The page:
326.We received copious evidence calling for the creation of a database for political adverts. The Electoral Commission’s 2018 report called for social media platforms to keep online databases of adverts that followed the UK’s rules for elections and referendums.
327.Facebook and Google both highlighted their current attempts at advertising transparency. Facebook told us that they launched a public advert library that contains a comprehensive, searchable collection of all adverts that are active and running on Facebook and Instagram. Google highlighted their transparency report that includes a searchable election advert library. Louise Edwards from the Electoral Commission acknowledged that social media companies have stepped in and taken voluntary action in this area, which she welcomed.
328.However, both Google and Facebook’s advert libraries have been criticised as incomplete and Google’s has been criticised for containing inaccurate information. Ms Edwards told us that the current advert libraries do not capture everything that falls within the legal definition of election material. For example, she explained that the Electoral Commission wanted to see better and more reliable data on spending; some of the advert libraries have large spend brackets, which makes it difficult to understand exactly how much a particular campaign has spent. During the 2019 General Election, Google published a weekly transparency report including updates on how much money had been spent by political parties on adverts on their platform. Major inaccuracies were recorded weekly. For example, in the week the election was called Labour had a recorded spend of just £50 on adverts and nothing at all in the following week. However, Labour was advertising heavily in that period, spending tens of thousands of pounds on adverts on Google Search. Google told us that occurred because of human error, but they have not yet stated what types of quality control they conduct on their spending transparency report or why they were initially reluctant to correct the record about a party’s spending during a contested election campaign. Furthermore, the reliability of these advert libraries has been called into question. Less than 48 hours before the 2019 General Election, tens of thousands of political ads went missing from Facebook’s archive.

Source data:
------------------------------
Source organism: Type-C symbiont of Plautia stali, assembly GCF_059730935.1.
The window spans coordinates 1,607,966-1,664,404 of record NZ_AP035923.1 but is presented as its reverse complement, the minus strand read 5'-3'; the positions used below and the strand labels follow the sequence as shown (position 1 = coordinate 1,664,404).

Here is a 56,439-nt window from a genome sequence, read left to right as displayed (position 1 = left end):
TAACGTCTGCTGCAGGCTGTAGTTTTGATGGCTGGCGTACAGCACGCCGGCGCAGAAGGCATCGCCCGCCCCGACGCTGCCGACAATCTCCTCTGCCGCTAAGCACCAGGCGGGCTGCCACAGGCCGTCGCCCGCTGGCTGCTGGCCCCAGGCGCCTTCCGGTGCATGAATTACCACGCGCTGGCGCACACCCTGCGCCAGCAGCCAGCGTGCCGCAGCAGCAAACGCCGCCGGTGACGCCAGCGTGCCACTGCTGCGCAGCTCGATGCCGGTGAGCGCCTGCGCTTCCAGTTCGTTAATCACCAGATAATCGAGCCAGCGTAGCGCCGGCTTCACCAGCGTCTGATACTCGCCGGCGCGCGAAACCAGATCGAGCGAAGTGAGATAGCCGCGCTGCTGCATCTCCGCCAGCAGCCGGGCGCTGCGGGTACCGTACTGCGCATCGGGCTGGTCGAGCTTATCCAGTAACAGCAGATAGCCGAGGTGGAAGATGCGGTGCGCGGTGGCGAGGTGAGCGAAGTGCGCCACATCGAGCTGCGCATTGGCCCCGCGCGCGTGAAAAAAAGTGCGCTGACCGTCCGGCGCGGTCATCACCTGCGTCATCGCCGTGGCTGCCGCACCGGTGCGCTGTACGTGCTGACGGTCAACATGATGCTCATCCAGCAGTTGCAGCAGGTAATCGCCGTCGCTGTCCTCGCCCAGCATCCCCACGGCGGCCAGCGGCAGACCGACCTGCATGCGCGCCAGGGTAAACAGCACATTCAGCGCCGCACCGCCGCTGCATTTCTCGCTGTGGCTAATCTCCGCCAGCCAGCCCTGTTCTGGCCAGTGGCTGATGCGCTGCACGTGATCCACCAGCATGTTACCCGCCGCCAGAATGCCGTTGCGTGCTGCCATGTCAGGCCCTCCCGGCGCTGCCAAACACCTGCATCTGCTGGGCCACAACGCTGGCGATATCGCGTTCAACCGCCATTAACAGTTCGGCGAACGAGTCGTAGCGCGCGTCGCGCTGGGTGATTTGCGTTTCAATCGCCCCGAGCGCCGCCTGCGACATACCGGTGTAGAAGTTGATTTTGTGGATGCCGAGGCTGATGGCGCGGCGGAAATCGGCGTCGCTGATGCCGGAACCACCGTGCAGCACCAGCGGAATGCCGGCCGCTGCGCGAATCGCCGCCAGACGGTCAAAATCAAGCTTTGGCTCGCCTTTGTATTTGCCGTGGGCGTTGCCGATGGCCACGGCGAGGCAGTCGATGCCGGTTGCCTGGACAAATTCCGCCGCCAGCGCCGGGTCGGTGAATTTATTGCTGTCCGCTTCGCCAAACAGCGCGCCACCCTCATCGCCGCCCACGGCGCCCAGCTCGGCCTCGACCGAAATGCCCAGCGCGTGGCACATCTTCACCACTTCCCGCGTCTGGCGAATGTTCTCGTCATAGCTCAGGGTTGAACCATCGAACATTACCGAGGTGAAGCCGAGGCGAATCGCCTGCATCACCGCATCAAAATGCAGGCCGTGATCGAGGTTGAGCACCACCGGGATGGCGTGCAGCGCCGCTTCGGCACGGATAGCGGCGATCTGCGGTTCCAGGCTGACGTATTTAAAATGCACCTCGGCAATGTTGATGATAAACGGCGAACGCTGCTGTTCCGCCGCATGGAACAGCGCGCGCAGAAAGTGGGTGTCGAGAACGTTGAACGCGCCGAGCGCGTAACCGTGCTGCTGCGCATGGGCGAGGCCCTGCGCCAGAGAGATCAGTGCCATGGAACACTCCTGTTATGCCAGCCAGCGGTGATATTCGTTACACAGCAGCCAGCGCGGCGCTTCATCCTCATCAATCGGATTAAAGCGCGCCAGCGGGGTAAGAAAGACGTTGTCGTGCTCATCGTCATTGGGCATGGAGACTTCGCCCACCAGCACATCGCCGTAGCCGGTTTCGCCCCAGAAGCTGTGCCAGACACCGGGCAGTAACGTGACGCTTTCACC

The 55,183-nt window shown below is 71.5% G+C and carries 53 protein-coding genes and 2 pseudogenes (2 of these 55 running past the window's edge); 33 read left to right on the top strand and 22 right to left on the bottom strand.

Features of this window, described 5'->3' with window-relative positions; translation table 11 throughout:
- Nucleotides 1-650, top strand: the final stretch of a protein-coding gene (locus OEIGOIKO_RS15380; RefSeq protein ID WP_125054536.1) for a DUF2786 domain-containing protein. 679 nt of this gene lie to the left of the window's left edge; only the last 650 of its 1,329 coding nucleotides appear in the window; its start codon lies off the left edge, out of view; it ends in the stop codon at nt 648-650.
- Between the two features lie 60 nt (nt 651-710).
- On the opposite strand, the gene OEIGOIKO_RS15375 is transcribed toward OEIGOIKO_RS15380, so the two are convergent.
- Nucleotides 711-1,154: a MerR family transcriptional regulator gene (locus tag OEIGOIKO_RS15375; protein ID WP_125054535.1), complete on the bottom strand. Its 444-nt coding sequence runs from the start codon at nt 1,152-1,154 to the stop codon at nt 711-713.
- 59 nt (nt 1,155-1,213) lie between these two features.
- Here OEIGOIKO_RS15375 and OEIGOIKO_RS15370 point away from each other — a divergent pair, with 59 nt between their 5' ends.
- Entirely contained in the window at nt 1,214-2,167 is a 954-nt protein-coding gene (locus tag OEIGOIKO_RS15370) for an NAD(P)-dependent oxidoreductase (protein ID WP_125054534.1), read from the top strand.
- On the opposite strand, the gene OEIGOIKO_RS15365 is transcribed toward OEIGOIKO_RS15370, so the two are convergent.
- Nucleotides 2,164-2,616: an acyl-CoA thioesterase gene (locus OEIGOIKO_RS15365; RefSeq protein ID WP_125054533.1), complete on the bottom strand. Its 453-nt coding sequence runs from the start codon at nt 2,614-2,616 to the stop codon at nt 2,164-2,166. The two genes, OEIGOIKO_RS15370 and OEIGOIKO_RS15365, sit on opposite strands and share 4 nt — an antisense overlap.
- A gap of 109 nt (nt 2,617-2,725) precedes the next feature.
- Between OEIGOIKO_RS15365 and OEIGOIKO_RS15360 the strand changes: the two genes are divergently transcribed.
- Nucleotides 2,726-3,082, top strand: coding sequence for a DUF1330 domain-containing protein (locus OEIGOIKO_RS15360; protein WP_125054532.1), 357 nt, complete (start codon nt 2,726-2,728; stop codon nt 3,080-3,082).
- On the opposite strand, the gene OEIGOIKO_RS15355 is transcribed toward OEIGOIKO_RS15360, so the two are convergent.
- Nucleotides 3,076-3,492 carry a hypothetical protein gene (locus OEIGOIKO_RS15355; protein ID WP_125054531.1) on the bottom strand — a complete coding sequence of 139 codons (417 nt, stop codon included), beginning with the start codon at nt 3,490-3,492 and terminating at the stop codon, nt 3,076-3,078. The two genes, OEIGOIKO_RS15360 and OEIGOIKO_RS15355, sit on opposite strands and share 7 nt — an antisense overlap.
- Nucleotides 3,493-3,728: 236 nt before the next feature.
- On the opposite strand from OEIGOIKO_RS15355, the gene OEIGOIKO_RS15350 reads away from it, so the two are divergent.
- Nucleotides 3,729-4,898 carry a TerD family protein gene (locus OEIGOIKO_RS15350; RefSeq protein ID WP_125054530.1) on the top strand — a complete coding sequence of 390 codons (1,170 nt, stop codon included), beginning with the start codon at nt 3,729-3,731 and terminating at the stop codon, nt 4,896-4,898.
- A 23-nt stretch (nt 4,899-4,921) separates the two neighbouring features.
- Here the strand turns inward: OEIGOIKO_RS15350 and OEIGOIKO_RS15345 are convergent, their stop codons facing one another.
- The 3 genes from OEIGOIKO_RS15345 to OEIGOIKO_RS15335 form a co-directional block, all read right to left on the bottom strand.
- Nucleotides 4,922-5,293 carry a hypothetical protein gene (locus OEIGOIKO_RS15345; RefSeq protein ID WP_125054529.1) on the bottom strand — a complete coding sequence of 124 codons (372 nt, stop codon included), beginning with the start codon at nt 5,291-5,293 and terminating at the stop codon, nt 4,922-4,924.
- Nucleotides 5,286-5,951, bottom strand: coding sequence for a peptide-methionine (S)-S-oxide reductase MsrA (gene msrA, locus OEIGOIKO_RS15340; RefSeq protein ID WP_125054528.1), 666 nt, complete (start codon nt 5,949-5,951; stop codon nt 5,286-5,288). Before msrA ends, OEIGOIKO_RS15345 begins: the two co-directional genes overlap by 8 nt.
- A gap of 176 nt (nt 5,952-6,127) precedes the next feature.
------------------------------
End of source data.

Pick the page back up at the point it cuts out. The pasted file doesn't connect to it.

329.Chloe Smith MP, Minister of State at the Cabinet Office, told us that the efforts of tech companies have shown that the sector is capable of creating transparency to voters itself, and that she was not persuaded the Electoral Commission needed more powers in this area.